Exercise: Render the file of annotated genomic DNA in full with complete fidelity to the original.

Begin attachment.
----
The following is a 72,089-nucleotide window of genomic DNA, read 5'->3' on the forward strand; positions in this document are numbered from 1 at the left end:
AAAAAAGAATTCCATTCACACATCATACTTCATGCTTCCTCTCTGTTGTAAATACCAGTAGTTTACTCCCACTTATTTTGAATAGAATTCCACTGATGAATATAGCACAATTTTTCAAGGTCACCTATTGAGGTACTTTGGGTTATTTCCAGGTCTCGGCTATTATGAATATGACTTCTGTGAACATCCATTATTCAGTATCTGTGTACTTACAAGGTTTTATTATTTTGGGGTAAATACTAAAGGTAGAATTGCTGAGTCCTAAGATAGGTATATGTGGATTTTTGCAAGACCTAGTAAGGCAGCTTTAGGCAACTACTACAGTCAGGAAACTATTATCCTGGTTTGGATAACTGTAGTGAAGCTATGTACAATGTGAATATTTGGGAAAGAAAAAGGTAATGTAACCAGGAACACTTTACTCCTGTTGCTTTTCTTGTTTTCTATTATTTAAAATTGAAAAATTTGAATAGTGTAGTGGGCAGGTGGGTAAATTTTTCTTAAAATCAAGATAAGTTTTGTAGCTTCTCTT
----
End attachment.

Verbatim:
The following is a 72,089-nucleotide window of genomic DNA, read 5'->3' on the forward strand; positions in this document are numbered from 1 at the left end:
AAAAAAGAATTCCATTCACACATCATACTTCATGCTTCCTCTCTGTTGTAAATACCAGTAGTTTACTCCCACTTATTTTGAATAGAATTCCACTGATGAATATAGCACAATTTTTCAAGGTCACCTATTGAGGTACTTTGGGTTATTTCCAGGTCTCGGCTATTATGAATATGACTTCTGTGAACATCCATTATTCAGTATCTGTGTACTTACAAGGTTTTATTATTTTGGGGTAAATACTAAAGGTAGAATTGCTGAGTCCTAAGATAGGTATATGTGGATTTTTGCAAGACCTAGTAAGGCAGCTTTAGGCAACTACTACAGTCAGGAAACTATTATCCTGGTTTGGATAACTGTAGTGAAGCTATGTACAATGTGAATATTTGGGAAAGAAAAAGGTAATGTAACCAGGAACACTTTACTCCTGTTGCTTTTCTTGTTTTCTATTATTTAAAATTGAAAAATTTGAATAGTGTAGTGGGCAGGTGGGTAAATTTTTCTTAAAATCAAGATAAGTTTTGTAGCTTCTCTT